For reference, I was an Oxford undergrad and had tutorials with actual professors every single week. And they do give make you feel that the university is pretty student-centred and probably give a great sense of student satisfaction. True I had some classes with lecturers or postgrads every once in a while. But the tutorials with the profs were weekly in addition to the classes, and were almost always 2:1. None of my friends here have had those kinds of ratios consistently, with professors, from first through to final year, except through absenteeism!

And yes the workload at Imperial and at other good universities is going to be a challenge, but it's designed to let you get the best possible education out of the university experience, and while it could always do with fine-tuning, if they cut it down entirely, you wouldn't want to do your degree here as it would stand for nothing!

Sep 14 2007 10:48

The Rector has made a new post on his blog regarding student satisfaction. You can view the post, An Imperial measure : Student satisfaction if you're inside the College network and have an active IC login.

(I don't understand why they're so uptight about security on his blog either).

Sep 14 2007 12:41

Some interesting points from the Rector there:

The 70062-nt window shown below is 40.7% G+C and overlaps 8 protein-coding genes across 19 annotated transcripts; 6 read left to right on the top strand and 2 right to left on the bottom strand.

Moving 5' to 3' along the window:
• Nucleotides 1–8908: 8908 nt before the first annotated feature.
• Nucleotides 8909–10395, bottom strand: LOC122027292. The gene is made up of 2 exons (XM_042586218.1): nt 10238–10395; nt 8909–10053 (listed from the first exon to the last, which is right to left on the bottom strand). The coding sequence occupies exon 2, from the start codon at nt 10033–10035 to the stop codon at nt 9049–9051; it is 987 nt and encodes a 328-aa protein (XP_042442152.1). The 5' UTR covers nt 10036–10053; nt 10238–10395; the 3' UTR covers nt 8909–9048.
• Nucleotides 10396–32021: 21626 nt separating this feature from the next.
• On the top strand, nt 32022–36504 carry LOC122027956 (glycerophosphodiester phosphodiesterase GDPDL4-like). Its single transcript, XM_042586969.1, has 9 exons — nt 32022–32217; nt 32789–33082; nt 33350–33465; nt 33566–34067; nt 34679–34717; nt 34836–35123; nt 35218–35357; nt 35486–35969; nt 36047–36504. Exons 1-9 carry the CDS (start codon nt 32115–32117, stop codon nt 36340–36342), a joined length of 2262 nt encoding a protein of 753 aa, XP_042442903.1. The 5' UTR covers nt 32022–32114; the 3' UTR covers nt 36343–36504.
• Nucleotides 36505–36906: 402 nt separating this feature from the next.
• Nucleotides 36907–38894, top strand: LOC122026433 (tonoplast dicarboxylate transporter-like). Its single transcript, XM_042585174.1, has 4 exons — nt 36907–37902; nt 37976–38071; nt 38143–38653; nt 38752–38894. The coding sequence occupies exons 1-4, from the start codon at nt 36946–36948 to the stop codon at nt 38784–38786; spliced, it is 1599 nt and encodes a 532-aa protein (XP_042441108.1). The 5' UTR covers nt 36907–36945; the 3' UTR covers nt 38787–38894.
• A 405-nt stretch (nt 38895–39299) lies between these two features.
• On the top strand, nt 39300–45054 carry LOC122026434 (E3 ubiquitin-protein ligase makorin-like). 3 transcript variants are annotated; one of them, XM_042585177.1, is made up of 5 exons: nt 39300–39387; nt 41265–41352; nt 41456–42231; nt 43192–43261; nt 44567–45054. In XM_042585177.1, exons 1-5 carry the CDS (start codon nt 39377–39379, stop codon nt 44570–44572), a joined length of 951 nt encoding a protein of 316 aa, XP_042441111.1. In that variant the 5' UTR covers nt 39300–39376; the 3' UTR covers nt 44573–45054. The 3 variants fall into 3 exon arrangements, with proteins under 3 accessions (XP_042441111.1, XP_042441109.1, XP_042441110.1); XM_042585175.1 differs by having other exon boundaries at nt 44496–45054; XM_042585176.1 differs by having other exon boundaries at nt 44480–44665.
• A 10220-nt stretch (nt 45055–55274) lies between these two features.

"Southside will open in October as a new, modern hall of residence in the most expensive university area in the UK" - yes, and with some of the most expensive rents to boot, oh, and these will no longer include laundry facilities for which you will have to queue for hours as there aren't enough machines.

Perhaps College should realize that accommodation is a very important part of the 'student experience' and dramatically reducing the level of facilities, introducing charging at point of use rather than included in the rent and taking away student space is not going to help that.

Sep 14 2007 14:06

Correction, it seems you now only need an IC login...

Sep 14 2007 15:11

Is it for current students/staff only? My old login doesn't seem to be working...

Sep 14 2007 15:23

Yes, current students/staff only I'm afraid. Try a club login if you know one...

27. Paul_A   
Aug 14 2008 17:00

I graduated in physics in 1975. My recollection was that it was a teach yourself course ! Students were dissatisfied then too (not least because of the 13:1) gender ratio. Sounds like it hasn't changed too much. Even the undergraduate intake (says 220 was 200) is the same. Anyone know what the failure rate is for physics undergrads ?